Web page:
Thousands of children have studied under Ahmed, but today he says he's unsure of what to teach and whether those lessons will be accepted. His resentment of the media is profound. "My son surrendered in a news channel's office. But it was said he was picked up." Zeeshan was a resident of the same Batla House flat where the encounter took place and had called up his father for advice when he first heard of the encounter. So did Ahmed have no inkling of what kind of company his son kept? "I trusted him and never bothered to ask", he admits.

A similar trust, the kind does not yield itself to logic and argument, sits at the Nasim household in Sanjarpur. The family has been linked to the terror trail through their 22-year-old son Arif. He was in Lucknow, preparing for his medical entrance exams. He had been there for three years, yet the family never bothered to find out where or who he was living with. His 27-year-old sister Shamsa knows how much he scored in his third failed attempt at the pre-medical exam ("With 134 marks, he was very close", she says proudly) but has no idea of how Arif was spending his days away from home or even where he was studying in Lucknow. "What kind of character certificate will you accept? All I know is that my brother was a shy, studious boy. With his medical exams, when did he have the time to turn a bomber?" she asks.

Outside her home, concerned neighbours sit on cots, warding off any unwelcome media attention. They do so at every such home which has featured in the police's terror tales, speaking the same language of anger and despair, offering answers that have by now been rehearsed to perfection, directing the media to the same sources for quotes.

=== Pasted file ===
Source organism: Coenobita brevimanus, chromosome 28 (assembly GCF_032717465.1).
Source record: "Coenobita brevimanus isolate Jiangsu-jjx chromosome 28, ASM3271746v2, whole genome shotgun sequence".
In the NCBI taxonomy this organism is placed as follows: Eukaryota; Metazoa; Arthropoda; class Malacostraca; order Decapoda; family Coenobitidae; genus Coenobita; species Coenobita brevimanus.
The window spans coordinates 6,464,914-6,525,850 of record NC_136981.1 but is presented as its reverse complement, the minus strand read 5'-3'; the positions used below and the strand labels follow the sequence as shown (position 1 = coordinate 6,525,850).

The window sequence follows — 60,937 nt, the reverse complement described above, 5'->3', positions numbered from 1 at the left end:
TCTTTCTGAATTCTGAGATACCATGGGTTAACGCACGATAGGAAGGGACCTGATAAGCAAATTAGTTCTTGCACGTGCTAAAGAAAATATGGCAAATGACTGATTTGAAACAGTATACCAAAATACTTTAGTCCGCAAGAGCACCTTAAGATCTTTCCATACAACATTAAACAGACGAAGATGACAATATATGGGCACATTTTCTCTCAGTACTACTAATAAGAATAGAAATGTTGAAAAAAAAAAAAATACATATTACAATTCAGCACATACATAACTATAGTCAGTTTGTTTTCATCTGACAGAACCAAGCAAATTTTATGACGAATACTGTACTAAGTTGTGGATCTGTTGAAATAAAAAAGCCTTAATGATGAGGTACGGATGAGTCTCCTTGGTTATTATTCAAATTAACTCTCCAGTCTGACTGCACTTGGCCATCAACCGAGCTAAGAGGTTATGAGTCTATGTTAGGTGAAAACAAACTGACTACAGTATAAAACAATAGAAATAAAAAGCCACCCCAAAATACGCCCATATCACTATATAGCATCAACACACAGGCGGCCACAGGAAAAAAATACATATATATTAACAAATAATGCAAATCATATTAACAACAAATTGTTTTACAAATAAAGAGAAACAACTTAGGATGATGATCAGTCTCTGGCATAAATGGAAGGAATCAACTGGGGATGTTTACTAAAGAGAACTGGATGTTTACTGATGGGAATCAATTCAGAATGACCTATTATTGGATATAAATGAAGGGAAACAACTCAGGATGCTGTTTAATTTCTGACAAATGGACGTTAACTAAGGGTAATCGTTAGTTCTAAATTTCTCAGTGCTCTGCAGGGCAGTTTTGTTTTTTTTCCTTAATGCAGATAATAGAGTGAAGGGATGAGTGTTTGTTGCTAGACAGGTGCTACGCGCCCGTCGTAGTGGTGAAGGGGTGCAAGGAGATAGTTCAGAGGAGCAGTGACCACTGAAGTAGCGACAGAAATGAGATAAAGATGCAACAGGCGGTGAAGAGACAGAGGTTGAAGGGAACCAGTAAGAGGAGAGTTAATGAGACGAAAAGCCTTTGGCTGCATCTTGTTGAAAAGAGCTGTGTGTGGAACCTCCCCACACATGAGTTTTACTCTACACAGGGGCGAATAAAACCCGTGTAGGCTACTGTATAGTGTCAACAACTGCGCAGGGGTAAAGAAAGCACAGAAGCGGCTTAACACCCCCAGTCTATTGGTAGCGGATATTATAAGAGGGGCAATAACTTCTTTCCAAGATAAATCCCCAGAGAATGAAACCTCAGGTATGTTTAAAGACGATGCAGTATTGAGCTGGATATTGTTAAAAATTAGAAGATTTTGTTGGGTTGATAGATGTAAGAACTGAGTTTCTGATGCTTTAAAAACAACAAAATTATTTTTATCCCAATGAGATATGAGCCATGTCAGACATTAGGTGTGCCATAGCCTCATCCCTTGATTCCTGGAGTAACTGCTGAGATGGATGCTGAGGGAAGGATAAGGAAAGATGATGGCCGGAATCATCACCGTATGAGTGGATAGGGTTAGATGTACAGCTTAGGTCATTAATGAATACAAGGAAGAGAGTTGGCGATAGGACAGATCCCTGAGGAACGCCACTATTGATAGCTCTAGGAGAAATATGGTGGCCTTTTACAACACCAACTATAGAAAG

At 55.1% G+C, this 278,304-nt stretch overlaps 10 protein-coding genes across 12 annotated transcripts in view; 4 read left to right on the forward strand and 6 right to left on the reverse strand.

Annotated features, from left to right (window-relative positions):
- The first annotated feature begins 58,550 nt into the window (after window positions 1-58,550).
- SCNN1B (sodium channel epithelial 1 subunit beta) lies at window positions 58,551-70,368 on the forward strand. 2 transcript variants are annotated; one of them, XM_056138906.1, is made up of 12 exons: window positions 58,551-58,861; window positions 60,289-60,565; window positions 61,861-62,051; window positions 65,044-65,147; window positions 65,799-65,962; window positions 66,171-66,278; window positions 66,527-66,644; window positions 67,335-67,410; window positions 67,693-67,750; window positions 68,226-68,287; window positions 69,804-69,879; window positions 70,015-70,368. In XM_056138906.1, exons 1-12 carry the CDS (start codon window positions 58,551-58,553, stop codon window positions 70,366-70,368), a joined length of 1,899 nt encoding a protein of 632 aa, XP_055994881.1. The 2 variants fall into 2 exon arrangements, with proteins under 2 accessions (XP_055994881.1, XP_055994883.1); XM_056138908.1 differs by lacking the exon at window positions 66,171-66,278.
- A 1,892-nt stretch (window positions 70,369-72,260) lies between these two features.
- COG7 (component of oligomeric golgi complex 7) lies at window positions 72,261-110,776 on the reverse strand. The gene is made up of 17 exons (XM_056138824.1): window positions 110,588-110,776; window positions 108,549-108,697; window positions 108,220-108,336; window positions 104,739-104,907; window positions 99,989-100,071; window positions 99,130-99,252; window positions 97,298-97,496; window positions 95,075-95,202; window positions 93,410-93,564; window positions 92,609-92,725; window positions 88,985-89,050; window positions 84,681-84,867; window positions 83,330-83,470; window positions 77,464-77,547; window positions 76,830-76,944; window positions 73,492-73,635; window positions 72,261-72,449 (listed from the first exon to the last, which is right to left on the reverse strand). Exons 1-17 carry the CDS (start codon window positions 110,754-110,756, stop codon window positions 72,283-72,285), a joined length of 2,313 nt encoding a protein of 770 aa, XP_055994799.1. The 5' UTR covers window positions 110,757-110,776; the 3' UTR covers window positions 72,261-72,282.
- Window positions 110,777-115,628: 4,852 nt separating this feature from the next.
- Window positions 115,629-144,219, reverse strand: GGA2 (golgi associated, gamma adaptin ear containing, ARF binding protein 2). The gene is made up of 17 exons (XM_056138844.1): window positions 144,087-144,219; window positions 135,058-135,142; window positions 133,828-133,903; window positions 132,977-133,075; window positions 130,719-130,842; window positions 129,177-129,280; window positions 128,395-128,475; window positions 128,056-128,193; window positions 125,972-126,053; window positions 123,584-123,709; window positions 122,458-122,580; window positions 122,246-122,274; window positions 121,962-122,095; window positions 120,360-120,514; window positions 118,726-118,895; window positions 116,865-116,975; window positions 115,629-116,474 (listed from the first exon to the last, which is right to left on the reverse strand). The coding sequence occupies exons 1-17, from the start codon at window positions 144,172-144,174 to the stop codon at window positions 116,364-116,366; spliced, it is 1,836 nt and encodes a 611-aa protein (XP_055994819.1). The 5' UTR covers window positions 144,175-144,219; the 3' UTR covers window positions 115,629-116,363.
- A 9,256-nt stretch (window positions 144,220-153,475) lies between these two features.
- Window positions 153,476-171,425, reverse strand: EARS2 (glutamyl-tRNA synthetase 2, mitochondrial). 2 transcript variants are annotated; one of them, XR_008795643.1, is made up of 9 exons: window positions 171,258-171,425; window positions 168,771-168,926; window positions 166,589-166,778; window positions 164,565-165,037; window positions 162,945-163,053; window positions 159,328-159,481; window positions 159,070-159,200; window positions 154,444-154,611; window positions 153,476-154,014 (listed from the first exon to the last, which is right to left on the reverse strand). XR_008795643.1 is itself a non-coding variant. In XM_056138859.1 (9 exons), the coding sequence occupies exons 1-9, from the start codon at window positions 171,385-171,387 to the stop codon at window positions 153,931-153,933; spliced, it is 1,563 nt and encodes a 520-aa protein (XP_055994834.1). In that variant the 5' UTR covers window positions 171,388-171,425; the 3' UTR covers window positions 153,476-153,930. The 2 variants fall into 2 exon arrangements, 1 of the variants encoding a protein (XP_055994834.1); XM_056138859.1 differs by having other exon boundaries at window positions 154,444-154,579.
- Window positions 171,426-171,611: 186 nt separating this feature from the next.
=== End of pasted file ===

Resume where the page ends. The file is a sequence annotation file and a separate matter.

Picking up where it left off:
One such source who has been doing a lot of talking of late is Shahid Badr Falahi, a bearded 37-year-old who was president of the Students Islamic Movement of India (SIMI) in 2001 when the organisation was banned. An Unnai doctor, he practices in Azamgarh and at a village called Kakhraita. "The Indian Mujahedeen is just a name floated by the police", he holds in his dimly lit shifaqhana where the flies outnumber the people who stand by whenever a journalist troops in. "There has been pressure to close files. Look at the absurdity. The BSP chief says there is no evidence against SIMI, yet permits the centre to arrest so-called offshoots of the organisation from the very state she leads", he says before launching into an elaborate explanation on how the spate of terror is actually a business strategy hatched by Israel and the USA. "Who benefits from the sale of equipment intended to curb terror", he wants to know.

Ask him about how he can be so sure that elements from SIMI have not branched out to form IM, and he too bases his answer on the same amorphous trust. "I don't think any of our associates were so inclined. I speak from my experience of the police track record of filing fake cases against SIMI".

In Lucknow, lawyer Qazi Sabih Ur Rahman, advocate for Walliullah Obaid Qazmi, a 31-year-old imam from Phulpur, Allahabad, who has been accused of being the mastermind behind the Varanasi blasts has another question. "Why is no one asking the police how so many masterminds have been created, given that alleged masterminds like my client were already in the police dragnet? What is my client paying for?" he reasons. It is noteworthy that the UP Police had pinned the Varanasi blasts on the Bangladesh spawned Harkut-ul-Jehad-Al-Islamiq and five alleged terrorists had been handed life imprisonments for the deed, before the appearance of the alleged IM masterminds.

"We do not say that all the boys were innocent. But can they all be guilty?" wonders Mohammed Tayyab, English teacher at the Beenapara Inter College, where three of the alleged terrorists studied. "No one talks of the fact that this is a college which shows some of the best board results in the district. Now it's just the school of terrorists. Did we teach them terrorism? These generalisations are dangerous and will have far reaching consequences", he despairs.

Back at Sanjarpur, the banner still flutters, at once defiant and despairing.